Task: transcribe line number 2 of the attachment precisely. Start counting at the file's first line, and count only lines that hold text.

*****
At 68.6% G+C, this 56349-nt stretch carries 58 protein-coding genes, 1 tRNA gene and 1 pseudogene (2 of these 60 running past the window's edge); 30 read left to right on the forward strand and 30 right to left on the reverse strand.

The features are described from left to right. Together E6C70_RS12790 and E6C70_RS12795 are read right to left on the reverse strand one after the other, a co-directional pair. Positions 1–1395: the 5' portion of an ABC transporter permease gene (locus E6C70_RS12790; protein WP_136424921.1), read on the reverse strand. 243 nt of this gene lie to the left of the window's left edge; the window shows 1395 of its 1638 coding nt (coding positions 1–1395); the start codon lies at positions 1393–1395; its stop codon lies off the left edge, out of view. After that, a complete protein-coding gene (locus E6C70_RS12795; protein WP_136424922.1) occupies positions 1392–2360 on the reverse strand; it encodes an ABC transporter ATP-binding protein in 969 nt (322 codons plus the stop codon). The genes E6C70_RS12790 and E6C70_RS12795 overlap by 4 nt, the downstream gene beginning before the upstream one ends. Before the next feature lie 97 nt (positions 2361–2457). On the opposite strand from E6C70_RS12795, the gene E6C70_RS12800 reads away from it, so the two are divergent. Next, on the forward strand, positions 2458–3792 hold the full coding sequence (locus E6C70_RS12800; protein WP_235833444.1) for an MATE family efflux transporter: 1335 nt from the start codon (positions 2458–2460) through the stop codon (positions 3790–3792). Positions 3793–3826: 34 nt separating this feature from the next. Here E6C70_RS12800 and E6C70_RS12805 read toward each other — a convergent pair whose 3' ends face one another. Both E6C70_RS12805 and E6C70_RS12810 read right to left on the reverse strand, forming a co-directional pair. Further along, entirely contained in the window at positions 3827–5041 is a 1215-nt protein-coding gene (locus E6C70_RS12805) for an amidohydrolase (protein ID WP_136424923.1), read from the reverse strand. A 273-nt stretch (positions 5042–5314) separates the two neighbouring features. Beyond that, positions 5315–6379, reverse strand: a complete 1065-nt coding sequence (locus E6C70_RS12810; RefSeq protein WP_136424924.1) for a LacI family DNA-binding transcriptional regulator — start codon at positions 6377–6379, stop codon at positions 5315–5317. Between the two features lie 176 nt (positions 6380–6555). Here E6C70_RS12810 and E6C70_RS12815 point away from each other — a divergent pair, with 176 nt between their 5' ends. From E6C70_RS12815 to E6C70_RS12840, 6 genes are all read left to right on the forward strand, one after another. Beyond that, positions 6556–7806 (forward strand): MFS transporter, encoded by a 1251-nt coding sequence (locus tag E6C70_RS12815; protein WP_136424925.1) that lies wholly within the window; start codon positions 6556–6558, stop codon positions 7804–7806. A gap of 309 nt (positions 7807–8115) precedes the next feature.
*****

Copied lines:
The features are described from left to right. Together E6C70_RS12790 and E6C70_RS12795 are read right to left on the reverse strand one after the other, a co-directional pair. Positions 1–1395: the 5' portion of an ABC transporter permease gene (locus E6C70_RS12790; protein WP_136424921.1), read on the reverse strand. 243 nt of this gene lie to the left of the window's left edge; the window shows 1395 of its 1638 coding nt (coding positions 1–1395); the start codon lies at positions 1393–1395; its stop codon lies off the left edge, out of view. After that, a complete protein-coding gene (locus E6C70_RS12795; protein WP_136424922.1) occupies positions 1392–2360 on the reverse strand; it encodes an ABC transporter ATP-binding protein in 969 nt (322 codons plus the stop codon). The genes E6C70_RS12790 and E6C70_RS12795 overlap by 4 nt, the downstream gene beginning before the upstream one ends. Before the next feature lie 97 nt (positions 2361–2457). On the opposite strand from E6C70_RS12795, the gene E6C70_RS12800 reads away from it, so the two are divergent. Next, on the forward strand, positions 2458–3792 hold the full coding sequence (locus E6C70_RS12800; protein WP_235833444.1) for an MATE family efflux transporter: 1335 nt from the start codon (positions 2458–2460) through the stop codon (positions 3790–3792). Positions 3793–3826: 34 nt separating this feature from the next. Here E6C70_RS12800 and E6C70_RS12805 read toward each other — a convergent pair whose 3' ends face one another. Both E6C70_RS12805 and E6C70_RS12810 read right to left on the reverse strand, forming a co-directional pair. Further along, entirely contained in the window at positions 3827–5041 is a 1215-nt protein-coding gene (locus E6C70_RS12805) for an amidohydrolase (protein ID WP_136424923.1), read from the reverse strand. A 273-nt stretch (positions 5042–5314) separates the two neighbouring features. Beyond that, positions 5315–6379, reverse strand: a complete 1065-nt coding sequence (locus E6C70_RS12810; RefSeq protein WP_136424924.1) for a LacI family DNA-binding transcriptional regulator — start codon at positions 6377–6379, stop codon at positions 5315–5317. Between the two features lie 176 nt (positions 6380–6555). Here E6C70_RS12810 and E6C70_RS12815 point away from each other — a divergent pair, with 176 nt between their 5' ends. From E6C70_RS12815 to E6C70_RS12840, 6 genes are all read left to right on the forward strand, one after another. Beyond that, positions 6556–7806 (forward strand): MFS transporter, encoded by a 1251-nt coding sequence (locus tag E6C70_RS12815; protein WP_136424925.1) that lies wholly within the window; start codon positions 6556–6558, stop codon positions 7804–7806. A gap of 309 nt (positions 7807–8115) precedes the next feature.